In more recent years, other activist groups have gotten into the act. And, suddenly, feeding the homeless is a problem. A crime in some places, actually.
Florida cities such as
They panhandle. But if they’re already in these areas, they’re probably panhandling anyway. Look at this way – while they’re busy chowing down, they’re not likely to approach anyone for money. "Look honey, they're eating. Let's run to the car while they're preoccupied!"
They use shrubbery as toilets. Again, if they’re already in the area, they probably do that anyway. Where else are they going to go? They are homeless, and most local businesses (somewhat understandably) have a “Restrooms are for paying customers only” sign on the door.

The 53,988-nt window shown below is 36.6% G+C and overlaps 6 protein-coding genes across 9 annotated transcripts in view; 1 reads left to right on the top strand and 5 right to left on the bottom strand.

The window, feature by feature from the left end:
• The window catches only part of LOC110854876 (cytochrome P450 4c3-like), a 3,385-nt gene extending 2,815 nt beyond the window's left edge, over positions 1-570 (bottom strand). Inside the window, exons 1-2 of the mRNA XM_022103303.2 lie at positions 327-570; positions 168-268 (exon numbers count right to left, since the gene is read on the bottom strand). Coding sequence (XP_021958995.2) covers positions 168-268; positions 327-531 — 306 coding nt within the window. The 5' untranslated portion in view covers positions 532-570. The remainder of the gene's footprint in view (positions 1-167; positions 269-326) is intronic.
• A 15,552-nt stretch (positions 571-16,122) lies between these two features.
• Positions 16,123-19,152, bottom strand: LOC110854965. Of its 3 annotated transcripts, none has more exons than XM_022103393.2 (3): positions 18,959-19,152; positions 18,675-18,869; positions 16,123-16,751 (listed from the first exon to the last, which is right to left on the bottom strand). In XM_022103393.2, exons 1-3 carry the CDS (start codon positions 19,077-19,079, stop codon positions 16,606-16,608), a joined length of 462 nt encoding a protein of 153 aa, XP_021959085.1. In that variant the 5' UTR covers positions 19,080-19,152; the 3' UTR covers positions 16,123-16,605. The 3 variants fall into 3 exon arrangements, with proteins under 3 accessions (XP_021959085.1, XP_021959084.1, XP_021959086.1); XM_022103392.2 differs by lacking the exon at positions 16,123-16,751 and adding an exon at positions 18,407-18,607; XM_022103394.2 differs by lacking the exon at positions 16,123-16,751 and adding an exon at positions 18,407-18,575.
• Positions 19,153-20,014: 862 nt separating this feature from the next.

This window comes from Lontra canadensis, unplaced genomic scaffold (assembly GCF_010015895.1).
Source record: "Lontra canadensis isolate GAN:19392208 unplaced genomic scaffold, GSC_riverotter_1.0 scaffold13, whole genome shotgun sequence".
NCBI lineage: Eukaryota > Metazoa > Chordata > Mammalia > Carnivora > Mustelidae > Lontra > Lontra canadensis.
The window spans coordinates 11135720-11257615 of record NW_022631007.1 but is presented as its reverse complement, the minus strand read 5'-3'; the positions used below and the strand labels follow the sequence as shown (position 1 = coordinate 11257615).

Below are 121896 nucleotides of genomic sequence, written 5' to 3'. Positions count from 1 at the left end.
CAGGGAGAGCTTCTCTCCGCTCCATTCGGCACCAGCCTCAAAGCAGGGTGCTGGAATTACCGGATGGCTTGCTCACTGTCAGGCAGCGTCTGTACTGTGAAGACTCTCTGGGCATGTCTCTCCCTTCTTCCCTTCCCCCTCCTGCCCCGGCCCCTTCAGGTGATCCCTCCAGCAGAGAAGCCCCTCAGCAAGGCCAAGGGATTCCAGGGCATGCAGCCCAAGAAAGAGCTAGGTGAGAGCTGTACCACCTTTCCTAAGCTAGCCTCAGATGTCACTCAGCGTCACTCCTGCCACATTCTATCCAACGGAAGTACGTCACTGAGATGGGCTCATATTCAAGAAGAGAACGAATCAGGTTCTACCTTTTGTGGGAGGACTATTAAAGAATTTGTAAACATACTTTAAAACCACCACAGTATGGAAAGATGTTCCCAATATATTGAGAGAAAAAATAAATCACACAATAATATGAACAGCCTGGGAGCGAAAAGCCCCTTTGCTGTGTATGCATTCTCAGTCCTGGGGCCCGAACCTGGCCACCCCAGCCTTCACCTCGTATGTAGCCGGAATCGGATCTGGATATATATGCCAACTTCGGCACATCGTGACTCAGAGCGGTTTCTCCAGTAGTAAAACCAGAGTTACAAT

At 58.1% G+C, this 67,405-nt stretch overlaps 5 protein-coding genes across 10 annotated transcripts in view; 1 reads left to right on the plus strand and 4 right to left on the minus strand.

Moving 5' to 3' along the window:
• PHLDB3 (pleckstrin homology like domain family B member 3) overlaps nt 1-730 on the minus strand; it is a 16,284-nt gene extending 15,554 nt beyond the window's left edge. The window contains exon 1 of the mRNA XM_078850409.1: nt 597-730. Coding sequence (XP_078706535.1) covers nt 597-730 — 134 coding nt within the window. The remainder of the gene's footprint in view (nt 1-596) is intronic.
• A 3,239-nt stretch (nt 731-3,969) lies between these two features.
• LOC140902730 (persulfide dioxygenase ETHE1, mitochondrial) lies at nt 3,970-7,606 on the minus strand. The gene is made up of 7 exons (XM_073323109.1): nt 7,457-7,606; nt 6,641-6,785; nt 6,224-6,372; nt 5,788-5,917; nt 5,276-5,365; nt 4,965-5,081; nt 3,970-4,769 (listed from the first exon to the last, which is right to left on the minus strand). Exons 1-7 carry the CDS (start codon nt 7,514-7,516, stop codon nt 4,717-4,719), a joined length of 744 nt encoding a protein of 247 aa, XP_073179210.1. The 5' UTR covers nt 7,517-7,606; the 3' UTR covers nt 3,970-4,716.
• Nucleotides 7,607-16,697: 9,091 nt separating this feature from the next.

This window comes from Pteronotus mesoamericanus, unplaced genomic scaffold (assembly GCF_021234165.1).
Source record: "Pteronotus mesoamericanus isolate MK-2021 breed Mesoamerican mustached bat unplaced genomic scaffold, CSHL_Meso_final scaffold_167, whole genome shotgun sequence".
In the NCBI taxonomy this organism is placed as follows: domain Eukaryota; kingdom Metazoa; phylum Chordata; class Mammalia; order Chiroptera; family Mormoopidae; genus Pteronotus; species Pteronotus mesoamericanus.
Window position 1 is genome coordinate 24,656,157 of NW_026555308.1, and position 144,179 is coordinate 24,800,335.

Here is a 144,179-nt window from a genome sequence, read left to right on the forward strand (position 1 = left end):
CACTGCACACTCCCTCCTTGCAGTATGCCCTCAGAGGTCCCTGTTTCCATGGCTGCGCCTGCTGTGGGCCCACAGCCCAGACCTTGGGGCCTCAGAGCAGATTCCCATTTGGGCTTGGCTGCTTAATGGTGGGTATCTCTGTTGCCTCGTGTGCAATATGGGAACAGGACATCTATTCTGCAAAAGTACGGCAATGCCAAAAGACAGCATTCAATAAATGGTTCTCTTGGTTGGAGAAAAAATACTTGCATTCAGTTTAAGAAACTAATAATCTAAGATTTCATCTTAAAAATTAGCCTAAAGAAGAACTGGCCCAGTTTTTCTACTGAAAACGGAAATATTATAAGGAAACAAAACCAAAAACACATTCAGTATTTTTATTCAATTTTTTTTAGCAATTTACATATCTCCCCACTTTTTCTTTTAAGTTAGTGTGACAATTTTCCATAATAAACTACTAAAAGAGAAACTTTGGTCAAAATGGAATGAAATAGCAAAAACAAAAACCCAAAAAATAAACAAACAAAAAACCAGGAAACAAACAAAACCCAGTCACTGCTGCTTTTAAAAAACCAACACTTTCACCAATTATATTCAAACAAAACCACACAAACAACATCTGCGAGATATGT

They commit crimes. I suppose that’s possible, but no homeless person has ever demanded money of me. The worst they've ever done is given me a guilt trip if I refused them for one reason or another.
All of these issues serve to illustrate the heart of the problem - that people are homeless. That some groups want to feed them (these activist groups feed them but don’t typically preach to their guests beyond, maybe, the wearing of a t-shirt with their group's slogan), is not the problem.
Not that the cities are responsible for anyone's home situation, but they could stand to be smarter and more compassionate when dealing with the issue.
I can’t imagine being a city council member, with my municipal salary on top of the income from my day job, and voting to take food out of the mouths of the homeless.
Come on, folks, try harder to feel something. And while you're at it, drop your sneaky little attempts at suppressing activism.